04/26/2007, 00.00
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A glimmer of hope in the Iran nuclear stand-off

Following a meeting with EU foreign policy chief Solana, Iran’s chief nuclear negotiator Larjiani says the two parties have moved a bit closer. Envisaged plan would include a gradual end to the enrichment programme without dismantling already existing components.

Ankara (AsiaNews) – There is a glimmer of hope that the Iranian nuclear programme controversy might be resolved. A new definition of a partial enrichment freeze acceptable to both sides is the key issue to resolving the deadlock between Tehran, which refuses to freeze its uranium enrichment programme, and the UN Security Council, which demands that it do so.

A new possible deal might be emerging from meetings in Ankara, Turkey, between Javier Solana, the European Union's senior foreign policy official, and Ali Larjiani, Iran's top nuclear negotiator. However, no official comment about the meetings has been made.

In a joint press conference today between the two negotiators, attended by Turkey’s Foreign Minister Abdullah Gul, Mr Larjiani said the meetings brought the points of view of the parties closer together. He reiterated his country’s position that a solution is possible through negotiations, that inspections by the International Atomic Energy Agency must continue and the Non Proliferation Treaty must be enforced.

Both Solana and Larjiani said that discussions would continue again in two weeks. The Iranian negotiator described Wednesday's discussions as “pleasant.” For his part, Solana spoke of a “very constructive dinner.”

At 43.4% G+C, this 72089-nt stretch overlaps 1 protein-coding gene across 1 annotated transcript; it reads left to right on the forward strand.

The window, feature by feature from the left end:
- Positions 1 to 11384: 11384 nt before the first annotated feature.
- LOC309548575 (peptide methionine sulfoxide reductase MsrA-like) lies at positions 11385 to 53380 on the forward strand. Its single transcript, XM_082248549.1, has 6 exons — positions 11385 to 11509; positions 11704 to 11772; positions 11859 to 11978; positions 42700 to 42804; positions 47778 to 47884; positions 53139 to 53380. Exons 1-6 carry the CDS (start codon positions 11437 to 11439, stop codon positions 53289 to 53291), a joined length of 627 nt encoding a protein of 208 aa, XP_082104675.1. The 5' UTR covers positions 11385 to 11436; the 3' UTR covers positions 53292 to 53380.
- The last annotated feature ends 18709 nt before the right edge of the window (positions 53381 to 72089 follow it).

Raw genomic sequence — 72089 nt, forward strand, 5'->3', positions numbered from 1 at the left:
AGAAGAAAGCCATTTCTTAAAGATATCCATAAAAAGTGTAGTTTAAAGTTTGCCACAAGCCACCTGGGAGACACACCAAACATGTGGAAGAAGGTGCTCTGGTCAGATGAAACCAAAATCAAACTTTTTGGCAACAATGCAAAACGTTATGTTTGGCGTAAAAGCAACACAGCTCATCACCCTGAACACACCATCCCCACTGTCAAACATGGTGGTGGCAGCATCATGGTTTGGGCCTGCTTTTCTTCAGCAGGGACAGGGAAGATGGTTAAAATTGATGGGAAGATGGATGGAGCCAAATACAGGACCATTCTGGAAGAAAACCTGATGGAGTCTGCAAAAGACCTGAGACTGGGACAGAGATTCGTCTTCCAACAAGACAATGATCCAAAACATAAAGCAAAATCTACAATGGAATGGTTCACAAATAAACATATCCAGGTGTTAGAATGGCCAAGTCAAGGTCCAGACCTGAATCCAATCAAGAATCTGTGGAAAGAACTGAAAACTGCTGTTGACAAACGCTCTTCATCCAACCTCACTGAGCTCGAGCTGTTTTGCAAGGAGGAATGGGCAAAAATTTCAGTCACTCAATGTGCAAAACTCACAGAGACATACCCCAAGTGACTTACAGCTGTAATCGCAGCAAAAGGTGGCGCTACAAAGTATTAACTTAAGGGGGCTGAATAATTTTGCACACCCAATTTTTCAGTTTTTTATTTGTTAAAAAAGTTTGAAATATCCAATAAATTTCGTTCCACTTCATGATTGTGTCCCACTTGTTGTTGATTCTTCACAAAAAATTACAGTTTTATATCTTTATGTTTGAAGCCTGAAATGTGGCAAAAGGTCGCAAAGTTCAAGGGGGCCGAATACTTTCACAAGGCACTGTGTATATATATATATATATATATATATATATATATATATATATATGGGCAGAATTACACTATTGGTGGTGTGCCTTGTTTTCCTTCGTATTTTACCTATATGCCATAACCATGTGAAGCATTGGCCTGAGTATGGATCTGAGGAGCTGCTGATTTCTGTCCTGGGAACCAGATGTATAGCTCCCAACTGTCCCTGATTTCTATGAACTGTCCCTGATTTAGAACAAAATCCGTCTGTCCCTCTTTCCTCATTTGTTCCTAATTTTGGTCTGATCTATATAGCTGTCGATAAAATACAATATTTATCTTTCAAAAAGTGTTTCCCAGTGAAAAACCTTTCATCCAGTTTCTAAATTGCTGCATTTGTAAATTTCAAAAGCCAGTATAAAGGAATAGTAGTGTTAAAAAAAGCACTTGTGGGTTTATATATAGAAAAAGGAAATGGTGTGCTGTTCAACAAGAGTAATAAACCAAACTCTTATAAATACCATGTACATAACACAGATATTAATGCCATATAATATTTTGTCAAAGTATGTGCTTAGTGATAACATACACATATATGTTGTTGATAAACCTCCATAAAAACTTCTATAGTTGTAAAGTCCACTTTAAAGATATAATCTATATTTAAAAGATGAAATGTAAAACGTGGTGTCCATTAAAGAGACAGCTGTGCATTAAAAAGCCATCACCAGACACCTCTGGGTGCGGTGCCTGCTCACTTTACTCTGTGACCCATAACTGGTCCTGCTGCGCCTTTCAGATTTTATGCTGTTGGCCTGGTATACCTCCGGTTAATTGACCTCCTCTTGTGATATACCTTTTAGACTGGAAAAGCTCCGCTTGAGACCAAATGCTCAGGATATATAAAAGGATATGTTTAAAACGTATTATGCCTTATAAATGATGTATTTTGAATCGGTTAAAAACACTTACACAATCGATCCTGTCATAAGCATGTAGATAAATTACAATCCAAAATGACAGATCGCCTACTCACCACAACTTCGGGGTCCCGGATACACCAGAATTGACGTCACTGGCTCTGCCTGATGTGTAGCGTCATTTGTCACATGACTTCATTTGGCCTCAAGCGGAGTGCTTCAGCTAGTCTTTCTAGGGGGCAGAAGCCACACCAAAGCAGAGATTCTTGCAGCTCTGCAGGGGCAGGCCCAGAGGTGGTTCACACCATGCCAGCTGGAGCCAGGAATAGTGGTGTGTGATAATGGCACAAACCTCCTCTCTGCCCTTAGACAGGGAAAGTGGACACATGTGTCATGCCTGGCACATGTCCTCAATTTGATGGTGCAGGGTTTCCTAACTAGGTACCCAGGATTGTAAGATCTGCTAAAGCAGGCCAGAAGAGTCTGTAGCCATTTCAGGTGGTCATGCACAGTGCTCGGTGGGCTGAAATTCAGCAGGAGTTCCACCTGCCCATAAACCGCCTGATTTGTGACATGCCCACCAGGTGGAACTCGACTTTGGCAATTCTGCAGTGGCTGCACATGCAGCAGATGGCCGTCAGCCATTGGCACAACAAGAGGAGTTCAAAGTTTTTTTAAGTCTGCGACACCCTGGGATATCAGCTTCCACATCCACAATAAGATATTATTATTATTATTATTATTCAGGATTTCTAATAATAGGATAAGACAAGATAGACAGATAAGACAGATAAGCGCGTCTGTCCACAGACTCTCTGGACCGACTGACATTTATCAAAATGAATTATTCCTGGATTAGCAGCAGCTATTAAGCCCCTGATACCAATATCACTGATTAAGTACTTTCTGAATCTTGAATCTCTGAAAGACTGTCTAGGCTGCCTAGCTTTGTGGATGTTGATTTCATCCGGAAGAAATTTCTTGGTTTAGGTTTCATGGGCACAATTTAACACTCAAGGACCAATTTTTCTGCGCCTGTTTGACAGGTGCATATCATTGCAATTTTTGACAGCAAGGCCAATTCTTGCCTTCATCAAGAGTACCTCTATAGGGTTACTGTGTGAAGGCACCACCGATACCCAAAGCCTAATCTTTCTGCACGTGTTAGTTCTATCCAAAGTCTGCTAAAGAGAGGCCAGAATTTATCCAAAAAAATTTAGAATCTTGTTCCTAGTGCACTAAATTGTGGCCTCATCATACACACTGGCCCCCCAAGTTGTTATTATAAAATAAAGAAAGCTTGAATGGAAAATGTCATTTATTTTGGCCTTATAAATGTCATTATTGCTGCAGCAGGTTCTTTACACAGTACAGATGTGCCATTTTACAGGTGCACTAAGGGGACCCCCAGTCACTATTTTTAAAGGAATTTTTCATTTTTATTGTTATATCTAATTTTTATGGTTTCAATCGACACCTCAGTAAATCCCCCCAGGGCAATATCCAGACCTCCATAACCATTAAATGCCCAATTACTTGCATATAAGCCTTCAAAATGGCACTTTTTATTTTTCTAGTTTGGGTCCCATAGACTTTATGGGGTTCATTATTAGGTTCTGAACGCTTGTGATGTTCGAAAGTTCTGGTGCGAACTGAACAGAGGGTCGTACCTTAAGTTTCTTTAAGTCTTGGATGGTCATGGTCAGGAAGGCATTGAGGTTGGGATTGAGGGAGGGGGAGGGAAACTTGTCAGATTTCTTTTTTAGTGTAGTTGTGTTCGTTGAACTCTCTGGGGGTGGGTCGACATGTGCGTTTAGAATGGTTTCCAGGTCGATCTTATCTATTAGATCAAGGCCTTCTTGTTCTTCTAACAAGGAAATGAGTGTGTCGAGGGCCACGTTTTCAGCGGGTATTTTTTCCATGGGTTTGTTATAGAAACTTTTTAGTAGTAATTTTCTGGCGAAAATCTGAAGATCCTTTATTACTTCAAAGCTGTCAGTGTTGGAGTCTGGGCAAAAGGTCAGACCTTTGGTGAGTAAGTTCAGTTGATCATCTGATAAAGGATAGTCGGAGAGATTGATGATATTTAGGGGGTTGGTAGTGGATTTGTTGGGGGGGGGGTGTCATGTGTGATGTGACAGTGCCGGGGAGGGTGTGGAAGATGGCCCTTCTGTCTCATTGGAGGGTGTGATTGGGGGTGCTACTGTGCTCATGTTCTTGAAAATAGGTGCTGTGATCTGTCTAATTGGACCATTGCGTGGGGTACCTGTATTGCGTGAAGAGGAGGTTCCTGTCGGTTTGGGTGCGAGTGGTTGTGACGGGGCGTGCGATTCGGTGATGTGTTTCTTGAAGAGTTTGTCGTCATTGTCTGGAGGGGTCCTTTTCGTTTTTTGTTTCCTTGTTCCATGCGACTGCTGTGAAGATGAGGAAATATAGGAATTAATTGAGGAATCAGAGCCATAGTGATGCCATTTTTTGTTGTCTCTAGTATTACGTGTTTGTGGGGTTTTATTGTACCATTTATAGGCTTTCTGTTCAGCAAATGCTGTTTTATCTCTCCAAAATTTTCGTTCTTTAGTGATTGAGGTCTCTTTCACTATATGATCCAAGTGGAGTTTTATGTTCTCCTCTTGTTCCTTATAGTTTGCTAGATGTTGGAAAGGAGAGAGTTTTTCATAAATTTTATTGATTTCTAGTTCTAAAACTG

When he arrived in Ankara, Larjiani said he expected "new ideas" from the senior EU official rejecting once again all demands that Tehran freeze its uranium enrichment programme as requested by the UN Security Council.

Officials who spoke on condition of anonymity said that the ‘Five plus One’ group (the five permanent members of the UN Security Council—United States, Russia, China, France and the United Kingdom—plus Germany) is considering a gradual end to enrichment without dismantling the already existing 3,000 centrifuges in exchange for a freeze on new sanctions and an offer of trade incentives.

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See also
IAEA delegation in Tehran today
Iran accused of using Hezbollah to support Iraqi insurgency
Iranian reaction to six-power offer "positive"
Skeptics in Vienna doubt deal on Iranian nuclear programme
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